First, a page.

Select Page

Rodgers and Hammerstein’s Cinderella Caught Me by Surprise

by | Dec 16, 2023 | Review | 0 comments

publicity photo: Rodgers and Hammerstein's Cinderella

Kamyar Pazandeh and Ali Watson (Photo by David Cooper)

Director Johnna Wright’s production of Rodgers and Hammerstein’s Cinderella does what it sets out to do extraordinarily well. It’s entertaining, well produced, and moving.

This is despite some stiff odds. Rodgers and Hammerstein originally wrote Cinderella for television in 1957 and, unlike the songs in the team’s biggest hits (Oklahoma!, South Pacific, The King and I, The Sound of Music), the musical numbers in Cinderella are mostly forgettable. You can tell who wrote them, but it sounds like they were having a bit of an off day.

And then there’s the problem of predictability: Cinderella doesn’t have a lot of plot, and pretty much everybody knows what’s going to happen.

So what makes this production so engaging?

Musically, the cast is stellar. All the featured performers can really, really sing. Ali Watson (Ella) and Kamyar Pazandeh (Prince Topher) both possess powerful voices that rocket through wide ranges. And, as performers, they have the confidence to embrace their characters’ innocence. They charm.

I’ve never heard Catriona Murphy in better voice than she is here as the Fairy Godmother: float those high notes! And, musically, the Act 2 number “When You’re Driving Through the Moonlight”, which Ella shares with her stepsisters, Gabrielle and Charlotte, and nasty stepmom, Madame, is a highlight. It’s such a pleasure to hear the performers — Watson, Danica Kobayashi (Gabrielle), Sarah Canatuba (Charlotte), and Lossen Chambers (Madame) — weave their harmonies.

Cantuba is fearlessly funny — and gross: swaggering, always stuffing food in her face — as Charlotte. In the supporting roles, I also particularly enjoyed Tainui Kuru’s broad comic chops: he’s playing Sebastian, the corrupt Lord Protector. And I was mightily impressed by Ryan Maschke’s work as Lord Pinkleton. Maschke can sing, his dancing is extraordinary, and, like so many of the performers in this show, he exudes easy, humble confidence.

I hate to mar this list of praise, but the one performance that didn’t work for me was Chambers’s Madame. Lots of the other performances in this production are big, but Chambers proves that, even with this material, you can go over the top.

But the depth of talent is impressive and extends right through the chorus, including to Jaren Guerreiro, who tosses off some moves that are downright gymnastic.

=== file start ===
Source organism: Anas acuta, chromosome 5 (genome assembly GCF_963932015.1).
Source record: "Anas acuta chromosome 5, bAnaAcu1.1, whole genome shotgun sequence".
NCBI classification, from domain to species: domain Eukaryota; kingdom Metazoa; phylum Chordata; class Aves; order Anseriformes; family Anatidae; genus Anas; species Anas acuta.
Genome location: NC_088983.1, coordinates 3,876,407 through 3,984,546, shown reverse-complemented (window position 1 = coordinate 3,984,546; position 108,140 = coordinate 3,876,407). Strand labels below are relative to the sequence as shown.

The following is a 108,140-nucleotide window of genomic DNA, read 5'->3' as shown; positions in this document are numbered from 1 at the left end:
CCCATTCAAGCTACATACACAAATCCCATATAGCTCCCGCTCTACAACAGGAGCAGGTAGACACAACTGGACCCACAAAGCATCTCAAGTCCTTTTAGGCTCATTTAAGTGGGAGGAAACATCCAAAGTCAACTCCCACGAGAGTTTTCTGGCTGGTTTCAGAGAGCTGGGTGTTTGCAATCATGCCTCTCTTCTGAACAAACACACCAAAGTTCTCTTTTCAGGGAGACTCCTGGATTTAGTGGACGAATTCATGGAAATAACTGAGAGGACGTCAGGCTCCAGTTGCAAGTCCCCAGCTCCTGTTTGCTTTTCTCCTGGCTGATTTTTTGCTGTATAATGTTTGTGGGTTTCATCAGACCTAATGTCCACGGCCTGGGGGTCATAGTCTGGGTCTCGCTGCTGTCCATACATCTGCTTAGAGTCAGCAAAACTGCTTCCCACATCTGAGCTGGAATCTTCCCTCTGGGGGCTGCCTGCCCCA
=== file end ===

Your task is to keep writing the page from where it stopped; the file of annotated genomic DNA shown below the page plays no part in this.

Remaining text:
Nicol Spinola’s choreography is gorgeous, often balletic in its lifts. And Alaia Hamer’s costumes are, for the most part, stunners. I’m thinking of Topher’s white tailcoat, for instance, Madame’s intricate blue-green dress, and the Fairy Godmother’s onstage transformation from ragged beggarwoman to sparkling envoy of magic.

I confess that, going into this show, I was bracing for potential boredom: it’s two and a half hours of Cinderella, after all, including a 20-minute intermission, and I figured, “How many surprises can there be?” But Douglas Carter Beane wrote a new book for the 2013 Broadway revival, and he mixes things up a bit, introducing a new character, Jean-Michel, for instance. Nicely played here by Ben Brown, Jean-Michel is a political activist with whom Gabrielle falls in love. And Beane establishes — or more likely maintains — a pleasing level of openheartedness.

Encased in such a well-realized production, it’s that openheartedness that really got me. When Ella and Topher fell for one another and sang their love songs, “Ten Minutes Ago” and “Do I Love You Because You’re Beautiful?”, I teared up. Repeatedly.

Time flew.

CINDERELLA Music by Richard Rodgers. Music by Oscar Hammerstein. New book by Douglas Carter Beane. Directed by Johnna Wrights. On Friday, December 15. A Gateway Theatre production playing at the Gateway Theatre until December 31. Tickets

For the blind and those with low vision, VocalEye will describe the performance on Friday, December 29.

NEVER MISS A REVIEW: Sign up for FRESH SHEET, my weekly e-letter about the arts.

And, if you want to help to keep independent arts criticism alive in Vancouver, check out my Patreon page.


Submit a Comment

Your email address will not be published. Required fields are marked *

Related Posts

Freshsheet Reviews logo reversed

Subscribe Free!

Sign up for the FRESH SHEET newsletter and get curated local, national, and international arts coverage — all sorts of arts — every week.


Drop a line to


FRESH SHEET, the reviews and FRESH SHEET, the newsletter are available free. But writing them is a full-time job and arts criticism is in peril. Please support FRESH SHEET by sending an e-transfer to or by becoming a patron on Patreon.

Copyright ©2024 Colin Thomas. All rights reserved.